If bees go extinct, will humans survive?
The collapse of honeybee hives is a serious issue. Now, scientists are working to better understanding this decline, and have found that it may be rooted in the size of a hive.
The spread of the disease that's wiping out global bee populations is humanmade-and largely druvien by European honeybee populations.
Scientists have found strong support for the long-standing evolutionary theory of kin selection.
There's a lot of talk about bees, but this time it's serious. Wild bees are disappearing in many of the U.S.'s most important farmlands, including California's Central Valley, the Midwest's corn belt, and the Mississippi River valley. Now, researchers are trying to find out why.
A headbanging bee takes a unique approach to pollination. A certain insect from Australia actually uses high-speed headbanging in order to gather pollen.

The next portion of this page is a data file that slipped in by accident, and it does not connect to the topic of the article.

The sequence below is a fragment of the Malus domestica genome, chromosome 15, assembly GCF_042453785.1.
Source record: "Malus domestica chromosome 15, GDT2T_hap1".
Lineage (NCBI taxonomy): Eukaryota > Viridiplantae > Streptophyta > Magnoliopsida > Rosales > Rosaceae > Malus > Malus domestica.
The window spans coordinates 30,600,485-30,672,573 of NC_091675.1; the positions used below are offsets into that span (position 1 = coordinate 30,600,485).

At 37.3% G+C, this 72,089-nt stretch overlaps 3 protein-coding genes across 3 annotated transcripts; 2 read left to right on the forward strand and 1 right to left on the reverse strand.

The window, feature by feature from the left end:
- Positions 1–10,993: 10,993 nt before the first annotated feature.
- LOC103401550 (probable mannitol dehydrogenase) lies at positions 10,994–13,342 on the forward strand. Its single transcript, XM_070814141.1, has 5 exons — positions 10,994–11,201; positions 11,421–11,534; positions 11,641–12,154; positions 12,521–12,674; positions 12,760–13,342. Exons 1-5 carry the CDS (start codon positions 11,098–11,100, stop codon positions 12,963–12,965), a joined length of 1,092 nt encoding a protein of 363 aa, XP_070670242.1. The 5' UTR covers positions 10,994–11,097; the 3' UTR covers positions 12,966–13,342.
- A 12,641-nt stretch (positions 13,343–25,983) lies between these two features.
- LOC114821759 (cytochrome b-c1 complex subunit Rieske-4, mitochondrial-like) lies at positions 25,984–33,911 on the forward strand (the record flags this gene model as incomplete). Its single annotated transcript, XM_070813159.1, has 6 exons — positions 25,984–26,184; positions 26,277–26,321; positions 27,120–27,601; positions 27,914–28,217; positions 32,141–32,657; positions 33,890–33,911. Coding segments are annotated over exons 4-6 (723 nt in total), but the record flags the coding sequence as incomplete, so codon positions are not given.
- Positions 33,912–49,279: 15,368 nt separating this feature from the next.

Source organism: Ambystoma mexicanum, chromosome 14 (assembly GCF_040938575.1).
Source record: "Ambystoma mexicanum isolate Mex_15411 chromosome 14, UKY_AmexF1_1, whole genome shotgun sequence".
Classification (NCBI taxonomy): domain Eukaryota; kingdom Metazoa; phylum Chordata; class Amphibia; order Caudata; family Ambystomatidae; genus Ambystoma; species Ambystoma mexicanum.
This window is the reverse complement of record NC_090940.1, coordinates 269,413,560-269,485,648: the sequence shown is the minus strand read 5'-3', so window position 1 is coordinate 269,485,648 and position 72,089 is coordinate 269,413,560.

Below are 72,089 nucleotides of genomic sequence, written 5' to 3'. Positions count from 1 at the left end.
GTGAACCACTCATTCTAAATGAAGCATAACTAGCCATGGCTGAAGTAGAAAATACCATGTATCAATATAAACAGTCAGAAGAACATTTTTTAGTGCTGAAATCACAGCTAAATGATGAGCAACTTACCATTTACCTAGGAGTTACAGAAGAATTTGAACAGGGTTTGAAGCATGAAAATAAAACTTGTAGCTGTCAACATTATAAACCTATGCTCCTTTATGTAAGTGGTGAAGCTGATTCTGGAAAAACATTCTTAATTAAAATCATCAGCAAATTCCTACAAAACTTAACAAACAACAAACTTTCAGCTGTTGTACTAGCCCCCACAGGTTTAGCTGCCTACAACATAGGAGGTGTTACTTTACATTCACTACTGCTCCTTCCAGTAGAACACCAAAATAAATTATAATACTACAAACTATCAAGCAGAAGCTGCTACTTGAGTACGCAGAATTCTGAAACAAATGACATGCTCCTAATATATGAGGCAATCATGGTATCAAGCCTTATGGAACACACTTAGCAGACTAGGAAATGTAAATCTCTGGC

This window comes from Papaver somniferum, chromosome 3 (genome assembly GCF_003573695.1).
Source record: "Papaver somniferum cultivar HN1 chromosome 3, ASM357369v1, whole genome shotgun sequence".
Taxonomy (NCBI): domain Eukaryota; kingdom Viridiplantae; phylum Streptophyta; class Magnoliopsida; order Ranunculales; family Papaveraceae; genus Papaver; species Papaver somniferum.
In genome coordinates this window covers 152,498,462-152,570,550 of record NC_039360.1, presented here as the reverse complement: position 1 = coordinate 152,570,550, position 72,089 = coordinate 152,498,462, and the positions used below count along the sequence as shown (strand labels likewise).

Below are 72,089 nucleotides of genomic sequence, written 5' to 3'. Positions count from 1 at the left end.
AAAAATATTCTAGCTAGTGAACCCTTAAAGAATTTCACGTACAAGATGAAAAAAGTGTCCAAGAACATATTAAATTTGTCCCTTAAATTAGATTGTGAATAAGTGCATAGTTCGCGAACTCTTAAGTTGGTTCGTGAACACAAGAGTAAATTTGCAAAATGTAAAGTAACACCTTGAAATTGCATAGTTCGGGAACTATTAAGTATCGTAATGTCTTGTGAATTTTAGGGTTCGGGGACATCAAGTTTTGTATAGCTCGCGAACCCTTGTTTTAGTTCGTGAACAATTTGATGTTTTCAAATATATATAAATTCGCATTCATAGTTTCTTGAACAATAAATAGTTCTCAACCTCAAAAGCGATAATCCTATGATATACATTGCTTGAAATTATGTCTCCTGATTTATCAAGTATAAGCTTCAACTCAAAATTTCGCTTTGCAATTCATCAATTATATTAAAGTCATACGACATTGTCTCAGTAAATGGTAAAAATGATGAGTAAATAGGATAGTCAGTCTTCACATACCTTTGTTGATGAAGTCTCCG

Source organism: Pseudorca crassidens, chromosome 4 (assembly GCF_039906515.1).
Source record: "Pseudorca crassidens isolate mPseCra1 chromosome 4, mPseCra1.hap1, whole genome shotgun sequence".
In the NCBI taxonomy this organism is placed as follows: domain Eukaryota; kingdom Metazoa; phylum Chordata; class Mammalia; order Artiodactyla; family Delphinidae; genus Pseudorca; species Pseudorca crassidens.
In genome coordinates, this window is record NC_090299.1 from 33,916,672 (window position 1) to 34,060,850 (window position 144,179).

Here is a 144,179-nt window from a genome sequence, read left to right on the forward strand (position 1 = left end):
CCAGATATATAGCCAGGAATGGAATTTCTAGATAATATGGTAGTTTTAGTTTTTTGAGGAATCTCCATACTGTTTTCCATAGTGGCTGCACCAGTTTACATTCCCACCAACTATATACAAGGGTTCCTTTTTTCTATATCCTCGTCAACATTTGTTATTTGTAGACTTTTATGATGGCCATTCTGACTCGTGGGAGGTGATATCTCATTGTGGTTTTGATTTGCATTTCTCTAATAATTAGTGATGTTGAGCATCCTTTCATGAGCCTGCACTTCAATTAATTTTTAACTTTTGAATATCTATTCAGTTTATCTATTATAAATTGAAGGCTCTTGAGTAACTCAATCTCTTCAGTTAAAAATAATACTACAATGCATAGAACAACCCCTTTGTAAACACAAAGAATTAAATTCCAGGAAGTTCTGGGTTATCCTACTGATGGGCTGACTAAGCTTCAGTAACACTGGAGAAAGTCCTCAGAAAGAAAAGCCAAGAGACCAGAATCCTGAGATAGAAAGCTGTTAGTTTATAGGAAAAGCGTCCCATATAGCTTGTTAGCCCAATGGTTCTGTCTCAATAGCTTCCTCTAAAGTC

Humans aren't the only ones who like caffeine. It turns out that bees can resist it, either. Scientists have found that bees will actually seek out caffeinated nectar over plain nectar.
Tiny sensors may just save bees. Intel and CSIRO have joined together to create tiny bee "backpacks" that will hopefully help researchers discover why bee populations are declining in Australia.
Bees may be able to naturally vaccinate their offspring. Scientists have found out how bees naturally immunize their babies by studying a bee blood protein called vitellogenin.
Scientists have discovered that more than 70 percent of pollen and honey samples collected from foraging bees in Massachusetts contain at least one neonicotinoid, a class of pesticide that has been implicated in Colony Collapse Disorder.